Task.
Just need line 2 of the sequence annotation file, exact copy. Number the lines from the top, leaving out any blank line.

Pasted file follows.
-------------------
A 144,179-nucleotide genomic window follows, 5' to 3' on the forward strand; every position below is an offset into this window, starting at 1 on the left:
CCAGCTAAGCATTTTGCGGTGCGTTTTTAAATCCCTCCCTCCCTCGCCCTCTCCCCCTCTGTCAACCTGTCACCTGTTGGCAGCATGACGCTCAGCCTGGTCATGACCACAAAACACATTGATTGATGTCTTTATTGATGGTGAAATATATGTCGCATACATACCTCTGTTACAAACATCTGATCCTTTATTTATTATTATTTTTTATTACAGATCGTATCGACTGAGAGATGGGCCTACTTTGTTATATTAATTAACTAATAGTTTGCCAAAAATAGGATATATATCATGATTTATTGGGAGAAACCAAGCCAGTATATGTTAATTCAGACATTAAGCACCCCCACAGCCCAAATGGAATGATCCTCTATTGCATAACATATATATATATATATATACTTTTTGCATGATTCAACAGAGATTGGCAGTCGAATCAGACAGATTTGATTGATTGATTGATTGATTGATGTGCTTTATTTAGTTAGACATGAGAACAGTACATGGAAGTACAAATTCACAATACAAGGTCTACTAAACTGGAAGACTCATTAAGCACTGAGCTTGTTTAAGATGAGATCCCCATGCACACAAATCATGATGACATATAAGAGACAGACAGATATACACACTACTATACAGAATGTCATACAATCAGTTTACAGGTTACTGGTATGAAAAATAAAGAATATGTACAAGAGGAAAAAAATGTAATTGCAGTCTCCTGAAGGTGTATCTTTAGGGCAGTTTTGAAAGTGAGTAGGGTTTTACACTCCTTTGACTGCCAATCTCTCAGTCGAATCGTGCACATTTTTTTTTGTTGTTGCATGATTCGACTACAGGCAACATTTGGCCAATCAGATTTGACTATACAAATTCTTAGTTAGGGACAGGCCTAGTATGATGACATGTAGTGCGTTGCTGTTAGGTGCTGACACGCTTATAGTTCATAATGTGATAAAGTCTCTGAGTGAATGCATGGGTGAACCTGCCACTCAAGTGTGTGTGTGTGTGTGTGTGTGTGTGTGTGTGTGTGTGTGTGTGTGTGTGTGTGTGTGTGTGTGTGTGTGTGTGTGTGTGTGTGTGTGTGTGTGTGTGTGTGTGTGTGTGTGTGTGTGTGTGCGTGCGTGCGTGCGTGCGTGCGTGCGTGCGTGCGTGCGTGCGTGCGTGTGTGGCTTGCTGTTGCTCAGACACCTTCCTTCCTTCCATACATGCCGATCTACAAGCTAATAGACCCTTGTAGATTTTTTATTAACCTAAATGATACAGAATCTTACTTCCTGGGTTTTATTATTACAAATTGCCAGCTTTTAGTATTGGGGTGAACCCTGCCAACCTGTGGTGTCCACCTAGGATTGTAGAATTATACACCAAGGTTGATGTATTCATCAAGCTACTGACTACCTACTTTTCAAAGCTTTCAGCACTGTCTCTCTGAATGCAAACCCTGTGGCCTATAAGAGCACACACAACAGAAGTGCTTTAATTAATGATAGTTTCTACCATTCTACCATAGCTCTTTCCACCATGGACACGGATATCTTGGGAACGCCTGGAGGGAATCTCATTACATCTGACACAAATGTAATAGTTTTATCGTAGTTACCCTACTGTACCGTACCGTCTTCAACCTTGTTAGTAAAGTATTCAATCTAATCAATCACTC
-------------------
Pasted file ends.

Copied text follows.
CCAGCTAAGCATTTTGCGGTGCGTTTTTAAATCCCTCCCTCCCTCGCCCTCTCCCCCTCTGTCAACCTGTCACCTGTTGGCAGCATGACGCTCAGCCTGGTCATGACCACAAAACACATTGATTGATGTCTTTATTGATGGTGAAATATATGTCGCATACATACCTCTGTTACAAACATCTGATCCTTTATTTATTATTATTTTTTATTACAGATCGTATCGACTGAGAGATGGGCCTACTTTGTTATATTAATTAACTAATAGTTTGCCAAAAATAGGATATATATCATGATTTATTGGGAGAAACCAAGCCAGTATATGTTAATTCAGACATTAAGCACCCCCACAGCCCAAATGGAATGATCCTCTATTGCATAACATATATATATATATATATACTTTTTGCATGATTCAACAGAGATTGGCAGTCGAATCAGACAGATTTGATTGATTGATTGATTGATTGATGTGCTTTATTTAGTTAGACATGAGAACAGTACATGGAAGTACAAATTCACAATACAAGGTCTACTAAACTGGAAGACTCATTAAGCACTGAGCTTGTTTAAGATGAGATCCCCATGCACACAAATCATGATGACATATAAGAGACAGACAGATATACACACTACTATACAGAATGTCATACAATCAGTTTACAGGTTACTGGTATGAAAAATAAAGAATATGTACAAGAGGAAAAAAATGTAATTGCAGTCTCCTGAAGGTGTATCTTTAGGGCAGTTTTGAAAGTGAGTAGGGTTTTACACTCCTTTGACTGCCAATCTCTCAGTCGAATCGTGCACATTTTTTTTTGTTGTTGCATGATTCGACTACAGGCAACATTTGGCCAATCAGATTTGACTATACAAATTCTTAGTTAGGGACAGGCCTAGTATGATGACATGTAGTGCGTTGCTGTTAGGTGCTGACACGCTTATAGTTCATAATGTGATAAAGTCTCTGAGTGAATGCATGGGTGAACCTGCCACTCAAGTGTGTGTGTGTGTGTGTGTGTGTGTGTGTGTGTGTGTGTGTGTGTGTGTGTGTGTGTGTGTGTGTGTGTGTGTGTGTGTGTGTGTGTGTGTGTGTGTGTGTGTGTGTGTGTGTGTGTGTGTGCGTGCGTGCGTGCGTGCGTGCGTGCGTGCGTGCGTGCGTGCGTGCGTGTGTGGCTTGCTGTTGCTCAGACACCTTCCTTCCTTCCATACATGCCGATCTACAAGCTAATAGACCCTTGTAGATTTTTTATTAACCTAAATGATACAGAATCTTACTTCCTGGGTTTTATTATTACAAATTGCCAGCTTTTAGTATTGGGGTGAACCCTGCCAACCTGTGGTGTCCACCTAGGATTGTAGAATTATACACCAAGGTTGATGTATTCATCAAGCTACTGACTACCTACTTTTCAAAGCTTTCAGCACTGTCTCTCTGAATGCAAACCCTGTGGCCTATAAGAGCACACACAACAGAAGTGCTTTAATTAATGATAGTTTCTACCATTCTACCATAGCTCTTTCCACCATGGACACGGATATCTTGGGAACGCCTGGAGGGAATCTCATTACATCTGACACAAATGTAATAGTTTTATCGTAGTTACCCTACTGTACCGTACCGTCTTCAACCTTGTTAGTAAAGTATTCAATCTAATCAATCACTC